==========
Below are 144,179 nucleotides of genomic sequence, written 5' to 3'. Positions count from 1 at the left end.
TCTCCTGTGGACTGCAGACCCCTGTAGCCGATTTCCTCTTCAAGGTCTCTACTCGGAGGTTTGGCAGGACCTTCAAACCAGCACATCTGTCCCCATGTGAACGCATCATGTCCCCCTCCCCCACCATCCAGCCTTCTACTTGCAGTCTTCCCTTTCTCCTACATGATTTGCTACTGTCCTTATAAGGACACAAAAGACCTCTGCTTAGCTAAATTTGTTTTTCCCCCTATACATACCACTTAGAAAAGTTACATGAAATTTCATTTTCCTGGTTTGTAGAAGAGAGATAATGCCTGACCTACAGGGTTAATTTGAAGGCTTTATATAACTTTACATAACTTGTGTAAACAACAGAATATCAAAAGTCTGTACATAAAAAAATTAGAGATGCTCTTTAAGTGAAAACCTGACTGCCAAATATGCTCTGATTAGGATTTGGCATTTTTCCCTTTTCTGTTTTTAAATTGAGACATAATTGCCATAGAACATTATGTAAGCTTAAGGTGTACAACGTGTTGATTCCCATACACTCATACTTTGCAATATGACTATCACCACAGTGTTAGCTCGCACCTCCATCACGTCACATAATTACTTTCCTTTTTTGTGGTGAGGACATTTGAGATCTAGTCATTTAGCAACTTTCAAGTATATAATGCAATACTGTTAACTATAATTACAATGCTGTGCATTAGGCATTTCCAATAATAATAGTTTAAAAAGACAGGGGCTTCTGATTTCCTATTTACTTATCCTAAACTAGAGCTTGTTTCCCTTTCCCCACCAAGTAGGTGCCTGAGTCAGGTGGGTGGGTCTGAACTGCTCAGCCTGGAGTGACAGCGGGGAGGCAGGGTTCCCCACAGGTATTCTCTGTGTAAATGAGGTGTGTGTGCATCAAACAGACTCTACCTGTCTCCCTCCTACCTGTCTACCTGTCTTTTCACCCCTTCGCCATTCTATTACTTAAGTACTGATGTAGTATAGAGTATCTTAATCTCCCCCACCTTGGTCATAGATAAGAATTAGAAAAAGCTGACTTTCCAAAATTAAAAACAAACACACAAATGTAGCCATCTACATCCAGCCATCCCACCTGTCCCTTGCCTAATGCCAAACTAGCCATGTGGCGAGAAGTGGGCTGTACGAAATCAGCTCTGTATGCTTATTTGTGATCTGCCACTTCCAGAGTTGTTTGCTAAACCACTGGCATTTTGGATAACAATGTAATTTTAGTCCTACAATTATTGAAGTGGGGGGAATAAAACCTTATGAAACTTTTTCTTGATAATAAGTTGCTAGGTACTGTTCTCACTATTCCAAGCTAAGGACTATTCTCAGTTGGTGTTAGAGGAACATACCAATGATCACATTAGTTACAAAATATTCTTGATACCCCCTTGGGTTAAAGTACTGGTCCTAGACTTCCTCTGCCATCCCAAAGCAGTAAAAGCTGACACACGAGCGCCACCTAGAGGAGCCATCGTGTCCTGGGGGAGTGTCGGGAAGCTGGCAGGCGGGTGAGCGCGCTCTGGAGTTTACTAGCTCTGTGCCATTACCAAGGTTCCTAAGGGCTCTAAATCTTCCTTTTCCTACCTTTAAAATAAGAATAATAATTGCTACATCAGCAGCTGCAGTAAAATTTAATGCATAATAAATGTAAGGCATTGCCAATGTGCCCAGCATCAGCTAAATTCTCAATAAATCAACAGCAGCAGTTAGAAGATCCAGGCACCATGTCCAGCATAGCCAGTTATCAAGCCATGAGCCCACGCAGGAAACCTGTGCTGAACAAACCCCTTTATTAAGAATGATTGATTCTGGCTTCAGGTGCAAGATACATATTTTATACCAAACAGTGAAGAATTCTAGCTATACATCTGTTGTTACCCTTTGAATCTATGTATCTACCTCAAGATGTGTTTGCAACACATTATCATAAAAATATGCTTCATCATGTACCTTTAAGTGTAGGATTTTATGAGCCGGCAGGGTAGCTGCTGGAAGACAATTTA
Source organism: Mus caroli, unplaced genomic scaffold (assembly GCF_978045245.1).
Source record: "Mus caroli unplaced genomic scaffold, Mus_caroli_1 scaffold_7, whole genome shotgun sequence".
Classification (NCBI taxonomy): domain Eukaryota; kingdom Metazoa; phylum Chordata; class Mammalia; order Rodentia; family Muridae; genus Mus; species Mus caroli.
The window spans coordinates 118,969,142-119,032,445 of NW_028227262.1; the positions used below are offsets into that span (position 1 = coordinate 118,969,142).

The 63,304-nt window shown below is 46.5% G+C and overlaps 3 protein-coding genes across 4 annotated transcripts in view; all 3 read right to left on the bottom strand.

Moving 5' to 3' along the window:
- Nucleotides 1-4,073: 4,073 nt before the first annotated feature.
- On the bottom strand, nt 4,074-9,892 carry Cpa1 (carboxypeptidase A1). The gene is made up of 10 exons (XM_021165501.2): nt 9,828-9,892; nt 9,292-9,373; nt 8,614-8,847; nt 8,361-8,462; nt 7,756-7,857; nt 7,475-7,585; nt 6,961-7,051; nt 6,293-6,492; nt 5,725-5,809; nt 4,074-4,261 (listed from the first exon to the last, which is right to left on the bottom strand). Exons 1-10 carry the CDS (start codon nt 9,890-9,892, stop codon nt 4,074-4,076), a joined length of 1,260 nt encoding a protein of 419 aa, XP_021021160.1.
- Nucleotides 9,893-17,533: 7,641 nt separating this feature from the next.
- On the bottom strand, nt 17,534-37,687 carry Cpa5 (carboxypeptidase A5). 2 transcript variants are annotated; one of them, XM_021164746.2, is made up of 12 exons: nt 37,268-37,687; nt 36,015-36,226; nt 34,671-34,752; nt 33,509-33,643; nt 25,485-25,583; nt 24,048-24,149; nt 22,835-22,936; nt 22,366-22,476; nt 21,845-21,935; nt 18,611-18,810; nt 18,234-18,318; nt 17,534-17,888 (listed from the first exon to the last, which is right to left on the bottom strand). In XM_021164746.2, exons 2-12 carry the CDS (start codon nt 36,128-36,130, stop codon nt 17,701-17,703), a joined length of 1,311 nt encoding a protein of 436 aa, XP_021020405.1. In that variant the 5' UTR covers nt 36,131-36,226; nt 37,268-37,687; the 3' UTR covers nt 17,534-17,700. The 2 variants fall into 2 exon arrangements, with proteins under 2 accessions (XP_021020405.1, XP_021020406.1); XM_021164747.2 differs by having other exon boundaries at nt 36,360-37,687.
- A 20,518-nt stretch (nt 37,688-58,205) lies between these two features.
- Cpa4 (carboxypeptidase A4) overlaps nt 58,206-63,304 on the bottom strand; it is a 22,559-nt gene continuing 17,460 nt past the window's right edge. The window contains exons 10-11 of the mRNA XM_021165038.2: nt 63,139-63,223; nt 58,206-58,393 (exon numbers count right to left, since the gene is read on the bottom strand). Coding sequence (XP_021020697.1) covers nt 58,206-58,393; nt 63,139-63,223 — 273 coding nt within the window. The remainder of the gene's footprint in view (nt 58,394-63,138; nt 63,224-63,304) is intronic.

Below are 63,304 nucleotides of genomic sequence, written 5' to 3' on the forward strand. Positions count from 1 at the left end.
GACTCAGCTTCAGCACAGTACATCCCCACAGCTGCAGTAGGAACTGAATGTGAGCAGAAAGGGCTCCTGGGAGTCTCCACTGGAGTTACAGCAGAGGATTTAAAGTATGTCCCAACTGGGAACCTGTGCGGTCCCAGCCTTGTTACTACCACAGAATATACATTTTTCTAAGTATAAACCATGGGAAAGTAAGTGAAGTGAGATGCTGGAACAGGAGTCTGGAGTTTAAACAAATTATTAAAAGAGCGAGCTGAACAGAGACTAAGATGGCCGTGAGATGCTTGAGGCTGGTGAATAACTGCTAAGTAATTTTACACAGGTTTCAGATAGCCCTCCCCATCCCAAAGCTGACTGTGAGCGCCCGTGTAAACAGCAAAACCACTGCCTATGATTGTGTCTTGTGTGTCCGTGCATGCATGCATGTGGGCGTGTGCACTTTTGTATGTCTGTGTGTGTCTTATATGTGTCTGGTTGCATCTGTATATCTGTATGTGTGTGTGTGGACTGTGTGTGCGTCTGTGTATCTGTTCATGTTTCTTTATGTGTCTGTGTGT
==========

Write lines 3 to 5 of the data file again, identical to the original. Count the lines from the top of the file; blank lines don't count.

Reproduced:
Source organism: Mus caroli, unplaced genomic scaffold (assembly GCF_978045245.1).
Source record: "Mus caroli unplaced genomic scaffold, Mus_caroli_1 scaffold_7, whole genome shotgun sequence".
Classification (NCBI taxonomy): domain Eukaryota; kingdom Metazoa; phylum Chordata; class Mammalia; order Rodentia; family Muridae; genus Mus; species Mus caroli.